After several years in test and development, the game-changing LiquiForm technology has been proven by licensee Amcor (Ann Arbor, MI) with the commercialization of the first consumer package. The unique technology from the LiquiForm Group (Ann Arbor) that uses the product and not the air to form the bottle has the potential to improve packaging consistency and lower the carbon footprint associated with filling and packaging.
Amcor partnered with Greenblendz (Auburn Hills, MI), a co-packer and developer of private label, environmentally-friendly consumer products, to develop and commercialize packaging for the Nature’s Promise brand of hand soap.
Amcor produced the 12oz PET Boston Round bottle, which is made with 50% post-consumer content, on a proprietary Amcor-built machine that's the industry’s first manufacturing unit to successfully utilize the LiquiForm technology.
“We’re excited to be a partner in the commercial validation of such a highly sustainable manufacturing process,” said Steve Berry, Greenblendz founder and COO. “LiquiForm technology delivers enormous efficiencies throughout the supply chain and improves the industry’s carbon footprint.”
The 12oz/19-gram bottle is a drop-in replacement for the current Nature’s Promise container and uses the existing closure and label. It features a 24-mm finish and high-definition texturing characteristic of the LiquiForm process. A wraparound label and pump-dispenser closure complete the packaging.
Optimized benefits of on-demand production
LiquiForm technology uses the packaged product instead of compressed air to simultaneously form and fill containers. In this case, the hand soap essentially forms its own rigid PET container. By combining forming and filling into one step, the process eliminates costs associated with the equipment and energy of the traditional blow-molding process along with the handling, transport and warehousing of empty containers.
“LiquiForm has the potential to revolutionize the filling and packaging industries with a more flexible, efficient, and sustainable supply chain,” says Ann O’Hara, vice president and general manager of Amcor Rigid Plastics’ Diversified Products Division. “The development and launch of the first commercial manufacturing machine and the introduction of the first commercial product represents two major milestones for the LiquiForm technology.”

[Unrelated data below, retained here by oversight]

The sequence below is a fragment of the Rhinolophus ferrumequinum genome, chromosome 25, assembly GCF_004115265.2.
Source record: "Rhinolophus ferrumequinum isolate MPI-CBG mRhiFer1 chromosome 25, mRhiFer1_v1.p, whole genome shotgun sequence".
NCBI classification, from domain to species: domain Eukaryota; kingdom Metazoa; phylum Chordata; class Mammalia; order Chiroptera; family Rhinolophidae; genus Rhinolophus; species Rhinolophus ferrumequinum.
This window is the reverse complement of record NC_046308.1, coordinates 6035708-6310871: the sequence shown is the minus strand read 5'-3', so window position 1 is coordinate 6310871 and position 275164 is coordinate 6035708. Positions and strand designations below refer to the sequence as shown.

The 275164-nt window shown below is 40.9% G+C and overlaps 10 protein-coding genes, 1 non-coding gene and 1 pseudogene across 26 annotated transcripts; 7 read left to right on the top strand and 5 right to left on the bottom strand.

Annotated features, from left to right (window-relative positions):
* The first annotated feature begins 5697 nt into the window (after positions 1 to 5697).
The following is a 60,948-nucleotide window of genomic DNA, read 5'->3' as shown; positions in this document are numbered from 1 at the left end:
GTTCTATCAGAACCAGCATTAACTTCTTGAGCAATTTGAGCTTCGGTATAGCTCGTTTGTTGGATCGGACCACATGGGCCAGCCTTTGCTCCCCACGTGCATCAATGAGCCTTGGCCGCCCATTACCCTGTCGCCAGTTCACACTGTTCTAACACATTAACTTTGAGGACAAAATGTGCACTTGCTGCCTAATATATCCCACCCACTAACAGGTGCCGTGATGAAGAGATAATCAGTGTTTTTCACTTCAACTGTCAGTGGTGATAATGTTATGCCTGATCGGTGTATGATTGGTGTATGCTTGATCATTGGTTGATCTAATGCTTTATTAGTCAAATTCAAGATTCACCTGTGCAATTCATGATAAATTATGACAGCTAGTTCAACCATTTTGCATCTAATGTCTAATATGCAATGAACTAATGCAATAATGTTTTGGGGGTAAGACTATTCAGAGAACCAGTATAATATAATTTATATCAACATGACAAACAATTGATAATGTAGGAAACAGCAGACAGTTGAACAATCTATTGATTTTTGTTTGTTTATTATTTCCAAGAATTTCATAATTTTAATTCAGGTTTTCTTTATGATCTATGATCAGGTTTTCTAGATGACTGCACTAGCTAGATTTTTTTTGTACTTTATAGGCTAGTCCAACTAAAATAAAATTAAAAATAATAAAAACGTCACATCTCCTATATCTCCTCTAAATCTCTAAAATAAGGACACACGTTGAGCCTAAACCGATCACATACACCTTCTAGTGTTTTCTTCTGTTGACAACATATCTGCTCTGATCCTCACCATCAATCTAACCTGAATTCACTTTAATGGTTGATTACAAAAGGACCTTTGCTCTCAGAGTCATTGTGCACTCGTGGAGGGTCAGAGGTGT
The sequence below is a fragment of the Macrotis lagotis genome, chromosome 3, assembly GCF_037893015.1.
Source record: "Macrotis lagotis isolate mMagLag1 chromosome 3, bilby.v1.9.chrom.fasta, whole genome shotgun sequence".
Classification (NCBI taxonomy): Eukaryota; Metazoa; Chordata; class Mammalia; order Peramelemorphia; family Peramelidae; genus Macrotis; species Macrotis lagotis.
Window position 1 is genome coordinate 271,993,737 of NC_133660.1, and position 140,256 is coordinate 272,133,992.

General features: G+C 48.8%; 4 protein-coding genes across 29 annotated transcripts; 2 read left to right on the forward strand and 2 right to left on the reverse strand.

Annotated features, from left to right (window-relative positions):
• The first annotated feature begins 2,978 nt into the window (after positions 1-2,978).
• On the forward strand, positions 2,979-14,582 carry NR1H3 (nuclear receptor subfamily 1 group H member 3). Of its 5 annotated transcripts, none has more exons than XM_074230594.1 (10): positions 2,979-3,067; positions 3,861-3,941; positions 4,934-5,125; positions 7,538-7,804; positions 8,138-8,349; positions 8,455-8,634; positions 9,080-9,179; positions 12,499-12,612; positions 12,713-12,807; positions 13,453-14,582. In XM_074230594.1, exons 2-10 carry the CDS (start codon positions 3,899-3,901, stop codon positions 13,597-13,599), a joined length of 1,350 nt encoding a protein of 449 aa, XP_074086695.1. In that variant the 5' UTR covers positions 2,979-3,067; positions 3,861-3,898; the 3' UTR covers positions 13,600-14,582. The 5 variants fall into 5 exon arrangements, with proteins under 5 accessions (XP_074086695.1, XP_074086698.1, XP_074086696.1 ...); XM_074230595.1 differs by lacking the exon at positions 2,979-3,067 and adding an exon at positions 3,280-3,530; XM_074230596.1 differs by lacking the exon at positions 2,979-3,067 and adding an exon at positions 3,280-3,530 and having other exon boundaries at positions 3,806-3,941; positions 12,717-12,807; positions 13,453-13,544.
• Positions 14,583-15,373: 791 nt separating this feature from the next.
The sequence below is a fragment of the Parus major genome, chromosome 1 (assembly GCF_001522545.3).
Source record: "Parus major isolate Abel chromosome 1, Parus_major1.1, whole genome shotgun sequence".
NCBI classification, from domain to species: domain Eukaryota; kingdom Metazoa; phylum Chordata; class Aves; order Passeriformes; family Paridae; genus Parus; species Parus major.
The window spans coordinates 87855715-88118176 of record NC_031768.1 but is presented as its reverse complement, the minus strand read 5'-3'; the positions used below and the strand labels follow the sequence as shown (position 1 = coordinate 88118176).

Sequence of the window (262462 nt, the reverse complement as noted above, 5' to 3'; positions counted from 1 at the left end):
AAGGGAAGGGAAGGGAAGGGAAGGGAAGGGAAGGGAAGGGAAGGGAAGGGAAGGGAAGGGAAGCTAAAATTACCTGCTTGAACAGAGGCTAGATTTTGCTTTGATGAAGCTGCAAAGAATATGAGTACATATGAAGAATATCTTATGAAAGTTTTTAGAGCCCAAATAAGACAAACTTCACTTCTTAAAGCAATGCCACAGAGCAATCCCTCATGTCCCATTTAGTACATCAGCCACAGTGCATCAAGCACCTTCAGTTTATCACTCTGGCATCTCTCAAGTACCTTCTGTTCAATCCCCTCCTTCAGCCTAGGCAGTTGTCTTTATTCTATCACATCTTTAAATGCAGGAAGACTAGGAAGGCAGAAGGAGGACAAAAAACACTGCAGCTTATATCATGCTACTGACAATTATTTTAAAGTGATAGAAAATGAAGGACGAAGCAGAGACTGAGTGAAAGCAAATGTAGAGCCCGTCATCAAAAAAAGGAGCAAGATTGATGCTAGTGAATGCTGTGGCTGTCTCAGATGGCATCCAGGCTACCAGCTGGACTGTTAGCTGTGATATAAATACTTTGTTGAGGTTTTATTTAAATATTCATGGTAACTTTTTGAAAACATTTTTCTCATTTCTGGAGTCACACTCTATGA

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LiquiForm insights, details and options
Ashish Saxena, vp and General Manager of the LiquiForm Group, spoke earlier this month at The Packaging Conference about the technology and referenced this first commercial application.
“Using a liquid rather than air to create the bottle results in much better definition and reduced crystallinity,” he said, pointing out that containers can be molded with Braille lettering, for example. “And it also provides better top load strength for ‘free,’” he added.
Saxena also believes that there’s an opportunity for improved productivity since most containers can be formed in a 0.8 second cycle and that stock preforms can be used “in most instances.”
The process uses regular grades of PET resin in cold, ambient and hot-fill operations from 10° C/50° F to 87° C/189° F. In addition to PET, polymer options include polypropylene and high-density polyethylene.
Container design possibilities include ovals, swirls, faceted, off-center neck, flasks and more. Container sizes currently range from 200mL to 2,000mL.
Potential products are water, tea, soap, laundry detergent, motor oil, shampoo and others.
While the company was concentrating initial efforts on dedicated LiquiForm machinery, Saxena also noted that retrofitting of molding equipment to the LiquiForm process is “perhaps possible."
He foresees the technology moving from home care markets this year into beverages in 2019.
Other licensees of the technology are KHS, Krones, Sidel and Yoshino.
The forming of bottles with Amcor’s LiquiForm process also opens new pathways toward lighter, more sustainable packaging. Lighter weight containers, achieved through improved consistency in wall thickness, combined with a reduction in the transport of empty containers, reduces environmental emissions and lowers the carbon footprint. It also has the potential to reconfigure supply chains and move packaging closer to the market to greatly improve logistical benefits.